Trade Finance
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Economic Clouds Bring Out the Sun for Supply Chain Finance in Latin America

by Ana Kube, Managing Director, Regional Trade and Product Management Executive, Global Treasury Solutions – Latin America and the Caribbean, Bank of America Merrill Lynch

Supply chain finance (SCF) in Latin America could be about to experience a new dawn. While SCF has been widely adopted in Mexico, largely because of the close integration of its economy with the US, and, to a lesser extent, in Brazil, it has struggled to gain momentum in other major countries in the region, such as Chile, Colombia and Peru [1]. Now, changing economic conditions across Latin America could be poised to give SCF a boost.

According to the World Bank, growth in Latin America and the Caribbean slowed markedly to 0.8% in 2014 – a third of the level enjoyed in 2013 and the slowest in over 13 years, with the exception of 2009 [2]. While there are significant differences in the prospects of individual countries, domestic problems, reinforced by falling global commodity prices and the slowing Chinese economy (which is a major buyer of Latin American exports), are hampering the prospects of some of the largest economies in the region.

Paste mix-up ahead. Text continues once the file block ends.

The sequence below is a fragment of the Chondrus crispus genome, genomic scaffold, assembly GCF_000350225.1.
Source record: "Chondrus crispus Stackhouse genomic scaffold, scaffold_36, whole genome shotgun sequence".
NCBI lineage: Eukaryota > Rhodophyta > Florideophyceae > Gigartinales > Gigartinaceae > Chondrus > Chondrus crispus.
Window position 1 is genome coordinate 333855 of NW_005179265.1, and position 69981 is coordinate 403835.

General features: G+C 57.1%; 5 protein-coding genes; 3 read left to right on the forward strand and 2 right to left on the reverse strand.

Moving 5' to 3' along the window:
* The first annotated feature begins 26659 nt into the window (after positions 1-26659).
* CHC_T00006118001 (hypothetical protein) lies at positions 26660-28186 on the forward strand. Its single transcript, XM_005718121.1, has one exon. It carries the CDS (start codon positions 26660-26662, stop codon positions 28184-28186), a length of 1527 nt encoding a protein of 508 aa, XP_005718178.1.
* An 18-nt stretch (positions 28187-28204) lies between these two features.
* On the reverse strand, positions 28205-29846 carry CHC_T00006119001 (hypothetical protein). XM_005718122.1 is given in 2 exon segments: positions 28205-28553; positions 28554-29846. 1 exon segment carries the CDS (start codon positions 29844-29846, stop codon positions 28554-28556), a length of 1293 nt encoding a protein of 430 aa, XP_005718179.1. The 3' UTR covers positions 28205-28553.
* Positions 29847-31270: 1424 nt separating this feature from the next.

Weaker conditions in major Latin American economies could create challenges for domestic banks in the region, with consequent effects on the price and availability of finance. In some instances, it could also lower the credit quality of suppliers across Latin America, further exacerbating the challenges they face in securing cost effective finance. All of these developments should spur enthusiasm among suppliers in the region to take part in targeted SCF programmes whereas previously they might have balked at a programme they didn’t always perceive as being to their advantage.